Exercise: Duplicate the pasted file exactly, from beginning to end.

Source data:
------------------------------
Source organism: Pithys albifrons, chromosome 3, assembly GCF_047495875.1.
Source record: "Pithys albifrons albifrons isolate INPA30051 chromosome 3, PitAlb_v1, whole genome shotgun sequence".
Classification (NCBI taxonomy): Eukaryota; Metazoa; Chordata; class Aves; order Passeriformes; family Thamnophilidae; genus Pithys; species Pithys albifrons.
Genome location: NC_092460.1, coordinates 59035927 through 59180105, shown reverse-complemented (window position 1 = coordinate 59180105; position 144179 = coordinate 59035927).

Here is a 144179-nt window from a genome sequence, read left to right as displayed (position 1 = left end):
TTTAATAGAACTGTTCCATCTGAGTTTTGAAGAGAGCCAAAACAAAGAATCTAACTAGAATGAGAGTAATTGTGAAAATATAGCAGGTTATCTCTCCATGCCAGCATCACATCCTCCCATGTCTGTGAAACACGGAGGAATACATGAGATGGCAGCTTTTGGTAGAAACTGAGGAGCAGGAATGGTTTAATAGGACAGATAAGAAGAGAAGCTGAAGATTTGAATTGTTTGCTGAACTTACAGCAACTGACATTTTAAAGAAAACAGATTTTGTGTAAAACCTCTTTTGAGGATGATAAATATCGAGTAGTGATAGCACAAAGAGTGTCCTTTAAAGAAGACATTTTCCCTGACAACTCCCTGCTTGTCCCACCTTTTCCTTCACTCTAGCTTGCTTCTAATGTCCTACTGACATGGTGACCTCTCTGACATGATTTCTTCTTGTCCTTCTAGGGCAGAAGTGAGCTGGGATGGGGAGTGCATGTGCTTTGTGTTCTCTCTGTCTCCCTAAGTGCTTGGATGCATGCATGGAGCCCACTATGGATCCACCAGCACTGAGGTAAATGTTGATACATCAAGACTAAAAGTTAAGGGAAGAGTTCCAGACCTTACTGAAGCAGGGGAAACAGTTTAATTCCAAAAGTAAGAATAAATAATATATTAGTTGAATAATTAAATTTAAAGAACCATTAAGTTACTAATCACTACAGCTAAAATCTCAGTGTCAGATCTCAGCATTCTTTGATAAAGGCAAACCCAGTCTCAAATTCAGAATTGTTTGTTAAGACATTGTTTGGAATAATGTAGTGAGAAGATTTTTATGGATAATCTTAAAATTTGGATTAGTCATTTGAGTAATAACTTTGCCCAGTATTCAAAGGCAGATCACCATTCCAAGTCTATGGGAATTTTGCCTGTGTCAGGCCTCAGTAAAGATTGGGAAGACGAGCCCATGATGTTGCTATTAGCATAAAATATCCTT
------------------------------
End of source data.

Source organism: Pithys albifrons, chromosome 3, assembly GCF_047495875.1.
Source record: "Pithys albifrons albifrons isolate INPA30051 chromosome 3, PitAlb_v1, whole genome shotgun sequence".
Classification (NCBI taxonomy): Eukaryota; Metazoa; Chordata; class Aves; order Passeriformes; family Thamnophilidae; genus Pithys; species Pithys albifrons.
Genome location: NC_092460.1, coordinates 59035927 through 59180105, shown reverse-complemented (window position 1 = coordinate 59180105; position 144179 = coordinate 59035927).

Here is a 144179-nt window from a genome sequence, read left to right as displayed (position 1 = left end):
TTTAATAGAACTGTTCCATCTGAGTTTTGAAGAGAGCCAAAACAAAGAATCTAACTAGAATGAGAGTAATTGTGAAAATATAGCAGGTTATCTCTCCATGCCAGCATCACATCCTCCCATGTCTGTGAAACACGGAGGAATACATGAGATGGCAGCTTTTGGTAGAAACTGAGGAGCAGGAATGGTTTAATAGGACAGATAAGAAGAGAAGCTGAAGATTTGAATTGTTTGCTGAACTTACAGCAACTGACATTTTAAAGAAAACAGATTTTGTGTAAAACCTCTTTTGAGGATGATAAATATCGAGTAGTGATAGCACAAAGAGTGTCCTTTAAAGAAGACATTTTCCCTGACAACTCCCTGCTTGTCCCACCTTTTCCTTCACTCTAGCTTGCTTCTAATGTCCTACTGACATGGTGACCTCTCTGACATGATTTCTTCTTGTCCTTCTAGGGCAGAAGTGAGCTGGGATGGGGAGTGCATGTGCTTTGTGTTCTCTCTGTCTCCCTAAGTGCTTGGATGCATGCATGGAGCCCACTATGGATCCACCAGCACTGAGGTAAATGTTGATACATCAAGACTAAAAGTTAAGGGAAGAGTTCCAGACCTTACTGAAGCAGGGGAAACAGTTTAATTCCAAAAGTAAGAATAAATAATATATTAGTTGAATAATTAAATTTAAAGAACCATTAAGTTACTAATCACTACAGCTAAAATCTCAGTGTCAGATCTCAGCATTCTTTGATAAAGGCAAACCCAGTCTCAAATTCAGAATTGTTTGTTAAGACATTGTTTGGAATAATGTAGTGAGAAGATTTTTATGGATAATCTTAAAATTTGGATTAGTCATTTGAGTAATAACTTTGCCCAGTATTCAAAGGCAGATCACCATTCCAAGTCTATGGGAATTTTGCCTGTGTCAGGCCTCAGTAAAGATTGGGAAGACGAGCCCATGATGTTGCTATTAGCATAAAATATCCTT